Can I use an email for my 3 Day Notice to Evict someone? The simple answer is No!
I have had this question a lot lately. Since we are using our computers for just about everything and we like to avoid confrontation or sending a letter in the mail we think well email should be sufficient. I will even put a return receipt on it or when they reply I will have proof the got it. Again No!
Also we think they always answer my emails and but never pickup the phone or sign for my certified letter this should be good, right? The answer is email notices cannot be submitted as evidence to the courts!
First off you cannot prove, really prove, who sent the email or that they are the ones that actually read it. Maybe it was his kid on his parents computer or a friend, because the tenant is tired of hearing from you about not paying the rent so they just don’t read your emails any longer.
That said, the courts will just not allow an email as evidence of service.
Texas Property Code – Section 24.005. Notice To Vacate Prior To Filing Eviction Suit
§ 24.005. NOTICE TO VACATE PRIOR TO FILING EVICTION SUIT.
(a) If the occupant is a tenant under a written lease or oral rental agreement, the landlord must give a tenant who defaults or holds over beyond the end of the rental term or renewal period at least three days’ written notice to vacate the premises before the landlord files a forcible detainer suit, unless the parties have contracted for a shorter or longer notice period in a written lease or agreement. A landlord who files a forcible detainer suit on grounds that the tenant is holding over beyond the end of the rental term or renewal period must also comply with the tenancy termination requirements of Section 91.001.
(b) If the occupant is a tenant at will or by sufferance, the landlord must give the tenant at least three days’ written notice to vacate before the landlord files a forcible detainer suit unless the parties have contracted for a shorter or longer notice period in a written lease or agreement. … the purchaser at foreclosure not later than the fifth day after the date of receipt of a written notice of the name and address of the purchaser that requests payment. Before a foreclosure sale, a foreclosing lienholder may give written notice to a tenant stating that a foreclosure notice has been given to the landlord or owner of the property and specifying the date of the foreclosure.
(c) If the occupant is a tenant of a person who acquired possession by forcible entry, the landlord must give the person at least three days’ written notice to vacate before the landlord files a forcible detainer suit.
(d) In all situations in which the entry by the occupant was a forcible entry under
Section 24.001,the person entitled to possession must give the occupant oral or written notice to vacate before the landlord files a forcible entry and detainer suit. The notice to vacate under this subsection may be to vacate immediately or by a specified deadline.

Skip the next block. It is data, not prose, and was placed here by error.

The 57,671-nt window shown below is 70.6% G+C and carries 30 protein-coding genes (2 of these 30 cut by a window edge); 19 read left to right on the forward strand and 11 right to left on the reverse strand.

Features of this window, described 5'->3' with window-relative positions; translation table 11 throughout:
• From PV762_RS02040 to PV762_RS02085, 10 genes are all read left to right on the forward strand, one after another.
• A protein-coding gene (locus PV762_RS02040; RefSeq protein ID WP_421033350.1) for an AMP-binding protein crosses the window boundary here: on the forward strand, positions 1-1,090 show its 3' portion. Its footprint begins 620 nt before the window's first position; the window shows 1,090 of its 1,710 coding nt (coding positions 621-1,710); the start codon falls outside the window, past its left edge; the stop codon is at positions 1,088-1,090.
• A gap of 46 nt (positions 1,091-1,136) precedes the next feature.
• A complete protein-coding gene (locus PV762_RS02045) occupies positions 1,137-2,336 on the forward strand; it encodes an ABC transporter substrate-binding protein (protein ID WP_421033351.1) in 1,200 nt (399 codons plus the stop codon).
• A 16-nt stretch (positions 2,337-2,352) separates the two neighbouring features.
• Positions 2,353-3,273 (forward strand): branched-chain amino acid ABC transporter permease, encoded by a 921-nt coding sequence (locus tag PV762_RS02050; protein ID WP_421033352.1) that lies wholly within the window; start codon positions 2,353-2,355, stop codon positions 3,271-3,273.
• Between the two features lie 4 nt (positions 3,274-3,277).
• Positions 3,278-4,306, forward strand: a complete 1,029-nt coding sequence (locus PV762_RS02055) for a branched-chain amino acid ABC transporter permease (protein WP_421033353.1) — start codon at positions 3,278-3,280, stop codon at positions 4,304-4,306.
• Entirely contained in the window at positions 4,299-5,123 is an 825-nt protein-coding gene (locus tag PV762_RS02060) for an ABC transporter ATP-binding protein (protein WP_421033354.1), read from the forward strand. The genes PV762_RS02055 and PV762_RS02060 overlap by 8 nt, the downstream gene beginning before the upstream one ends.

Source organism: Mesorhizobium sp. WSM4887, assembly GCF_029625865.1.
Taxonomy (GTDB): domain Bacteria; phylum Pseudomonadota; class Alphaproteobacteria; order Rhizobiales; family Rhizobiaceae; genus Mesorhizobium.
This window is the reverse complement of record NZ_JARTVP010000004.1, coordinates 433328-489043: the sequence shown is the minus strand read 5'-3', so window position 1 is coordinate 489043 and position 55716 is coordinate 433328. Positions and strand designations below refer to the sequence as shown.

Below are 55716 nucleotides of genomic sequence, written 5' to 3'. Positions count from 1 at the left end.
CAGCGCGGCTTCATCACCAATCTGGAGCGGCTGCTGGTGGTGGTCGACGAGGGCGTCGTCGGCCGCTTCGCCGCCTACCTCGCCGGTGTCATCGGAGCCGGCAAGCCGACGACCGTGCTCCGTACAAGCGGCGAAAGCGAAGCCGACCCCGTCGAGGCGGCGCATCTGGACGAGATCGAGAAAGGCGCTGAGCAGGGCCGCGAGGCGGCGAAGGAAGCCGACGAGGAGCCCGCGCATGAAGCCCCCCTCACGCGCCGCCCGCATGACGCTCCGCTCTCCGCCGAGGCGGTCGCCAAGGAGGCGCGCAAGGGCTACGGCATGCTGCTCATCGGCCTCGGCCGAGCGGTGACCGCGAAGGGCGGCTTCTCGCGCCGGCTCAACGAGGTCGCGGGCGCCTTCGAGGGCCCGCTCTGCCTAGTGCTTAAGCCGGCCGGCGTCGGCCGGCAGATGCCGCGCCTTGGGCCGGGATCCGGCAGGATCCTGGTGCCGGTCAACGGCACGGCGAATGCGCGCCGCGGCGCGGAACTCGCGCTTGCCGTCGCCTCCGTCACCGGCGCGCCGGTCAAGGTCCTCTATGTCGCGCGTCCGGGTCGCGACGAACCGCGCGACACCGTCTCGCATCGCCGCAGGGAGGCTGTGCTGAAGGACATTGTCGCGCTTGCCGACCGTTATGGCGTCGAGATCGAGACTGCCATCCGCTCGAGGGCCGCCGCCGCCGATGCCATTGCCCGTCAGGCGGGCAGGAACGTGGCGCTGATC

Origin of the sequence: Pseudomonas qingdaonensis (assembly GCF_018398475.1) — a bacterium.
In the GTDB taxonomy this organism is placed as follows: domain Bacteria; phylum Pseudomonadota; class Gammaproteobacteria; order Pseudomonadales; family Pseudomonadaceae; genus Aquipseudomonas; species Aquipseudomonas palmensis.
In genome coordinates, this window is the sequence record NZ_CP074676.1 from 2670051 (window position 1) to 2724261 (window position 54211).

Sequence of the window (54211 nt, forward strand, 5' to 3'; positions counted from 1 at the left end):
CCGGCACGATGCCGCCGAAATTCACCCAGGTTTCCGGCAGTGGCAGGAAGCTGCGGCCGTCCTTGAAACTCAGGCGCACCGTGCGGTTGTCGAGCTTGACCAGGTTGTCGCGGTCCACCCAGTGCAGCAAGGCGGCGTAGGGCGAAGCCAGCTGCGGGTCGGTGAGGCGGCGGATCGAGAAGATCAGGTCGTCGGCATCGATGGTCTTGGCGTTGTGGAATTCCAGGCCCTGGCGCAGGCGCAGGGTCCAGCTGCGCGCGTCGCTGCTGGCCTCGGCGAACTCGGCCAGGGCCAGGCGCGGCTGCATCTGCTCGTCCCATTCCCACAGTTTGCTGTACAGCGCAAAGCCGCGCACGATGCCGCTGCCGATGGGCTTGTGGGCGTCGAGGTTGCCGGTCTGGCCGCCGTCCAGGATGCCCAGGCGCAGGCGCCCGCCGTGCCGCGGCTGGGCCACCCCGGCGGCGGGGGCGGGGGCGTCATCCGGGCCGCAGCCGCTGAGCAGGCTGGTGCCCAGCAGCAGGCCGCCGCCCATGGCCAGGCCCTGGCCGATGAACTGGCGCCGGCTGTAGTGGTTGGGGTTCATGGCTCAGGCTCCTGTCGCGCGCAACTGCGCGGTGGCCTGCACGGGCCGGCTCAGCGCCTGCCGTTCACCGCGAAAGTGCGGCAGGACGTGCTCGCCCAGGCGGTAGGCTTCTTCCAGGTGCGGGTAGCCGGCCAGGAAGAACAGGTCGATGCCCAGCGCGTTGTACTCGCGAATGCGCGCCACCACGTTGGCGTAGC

(e) If the lease or applicable law requires the landlord to give a tenant an opportunity to respond to a notice of proposed eviction, a notice to vacate may not be given until the period provided for the tenant to respond to the eviction notice has expired.
(f)The notice to vacate shall be given in person or by mail at the premises in question. Notice in person may be by personal delivery to the tenant or any person residing at the premises who is 16 years of age or older or personal delivery to the premises and affixing the notice to the inside of the main entry door. Notice by mail may be by regular mail, by registered mail, or by certified mail, return receipt requested, to the premises in question. If the dwelling has no mailbox and has a keyless bolting device, alarm system, or dangerous animal that prevents the landlord from entering the premises to leave the notice to vacate on the inside of the main entry door, the landlord may securely affix the notice on the outside of the main entry door.
(g) The notice period is calculated from the day on which the notice is delivered.
(h) A notice to vacate shall be considered a demand for possession for purposes of Subsection (b) of Section 24.002.
(i) If before the notice to vacate is given as required by this section the landlord has given a written notice or reminder to the tenant that rent is due and unpaid, the landlord may include in the notice to vacate required by this section a demand that the tenant pay the delinquent rent or vacate the premises by the date and time stated in the notice.
Emphasis on the above law is mine.
So if you want us to do a hand delivery and certified mail, we will definitely get their attention. A notice from a 3rd party always carries a lot more weight than it does from you.
We hand deliver our notices…. they work!
If you have any further question we can give you our opinion or you should contact an attorney.